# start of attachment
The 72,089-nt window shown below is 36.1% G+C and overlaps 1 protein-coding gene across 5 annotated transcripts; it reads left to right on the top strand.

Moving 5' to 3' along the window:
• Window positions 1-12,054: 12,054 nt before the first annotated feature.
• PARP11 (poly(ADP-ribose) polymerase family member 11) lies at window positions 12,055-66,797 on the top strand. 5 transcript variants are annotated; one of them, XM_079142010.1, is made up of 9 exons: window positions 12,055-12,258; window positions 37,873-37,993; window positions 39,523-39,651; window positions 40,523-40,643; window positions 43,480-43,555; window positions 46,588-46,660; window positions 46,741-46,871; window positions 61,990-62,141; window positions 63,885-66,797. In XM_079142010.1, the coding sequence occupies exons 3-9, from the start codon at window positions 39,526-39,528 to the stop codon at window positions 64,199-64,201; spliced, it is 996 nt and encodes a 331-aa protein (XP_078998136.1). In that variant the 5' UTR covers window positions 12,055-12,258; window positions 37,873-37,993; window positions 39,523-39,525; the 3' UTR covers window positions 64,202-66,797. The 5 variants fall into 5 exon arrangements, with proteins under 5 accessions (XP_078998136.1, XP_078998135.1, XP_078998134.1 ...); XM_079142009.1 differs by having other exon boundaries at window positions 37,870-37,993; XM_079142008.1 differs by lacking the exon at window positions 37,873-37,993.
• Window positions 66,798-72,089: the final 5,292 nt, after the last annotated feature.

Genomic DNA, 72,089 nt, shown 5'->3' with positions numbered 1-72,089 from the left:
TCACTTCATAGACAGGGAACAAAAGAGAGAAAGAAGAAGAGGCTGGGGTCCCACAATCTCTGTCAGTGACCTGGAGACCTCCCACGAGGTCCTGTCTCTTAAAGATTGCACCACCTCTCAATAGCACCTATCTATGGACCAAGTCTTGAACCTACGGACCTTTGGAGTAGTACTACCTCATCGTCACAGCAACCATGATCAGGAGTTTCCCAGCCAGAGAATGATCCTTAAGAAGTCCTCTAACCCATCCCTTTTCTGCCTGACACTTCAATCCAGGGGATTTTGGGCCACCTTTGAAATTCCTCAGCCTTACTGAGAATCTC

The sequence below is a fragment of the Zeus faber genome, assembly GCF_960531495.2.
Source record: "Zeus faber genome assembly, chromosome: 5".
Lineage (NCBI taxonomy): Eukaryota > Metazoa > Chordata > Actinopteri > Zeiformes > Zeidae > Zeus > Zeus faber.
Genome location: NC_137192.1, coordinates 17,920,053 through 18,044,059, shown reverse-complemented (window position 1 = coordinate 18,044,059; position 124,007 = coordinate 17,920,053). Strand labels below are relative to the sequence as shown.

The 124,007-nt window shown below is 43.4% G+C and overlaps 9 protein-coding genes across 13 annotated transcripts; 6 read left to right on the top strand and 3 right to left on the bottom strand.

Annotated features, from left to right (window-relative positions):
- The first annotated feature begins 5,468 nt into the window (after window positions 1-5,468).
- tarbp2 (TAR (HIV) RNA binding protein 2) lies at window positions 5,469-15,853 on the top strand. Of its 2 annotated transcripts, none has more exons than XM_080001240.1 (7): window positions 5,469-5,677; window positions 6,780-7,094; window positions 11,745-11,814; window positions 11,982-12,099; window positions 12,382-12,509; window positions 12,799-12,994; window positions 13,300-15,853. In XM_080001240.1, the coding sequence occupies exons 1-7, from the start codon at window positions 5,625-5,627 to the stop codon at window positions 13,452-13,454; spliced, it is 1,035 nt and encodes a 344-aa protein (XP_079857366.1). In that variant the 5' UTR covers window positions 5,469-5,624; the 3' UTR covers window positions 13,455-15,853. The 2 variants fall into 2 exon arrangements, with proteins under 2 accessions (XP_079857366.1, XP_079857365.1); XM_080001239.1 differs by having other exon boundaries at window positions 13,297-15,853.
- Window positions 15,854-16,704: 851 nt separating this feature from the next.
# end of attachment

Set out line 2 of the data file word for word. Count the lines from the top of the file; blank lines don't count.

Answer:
Moving 5' to 3' along the window: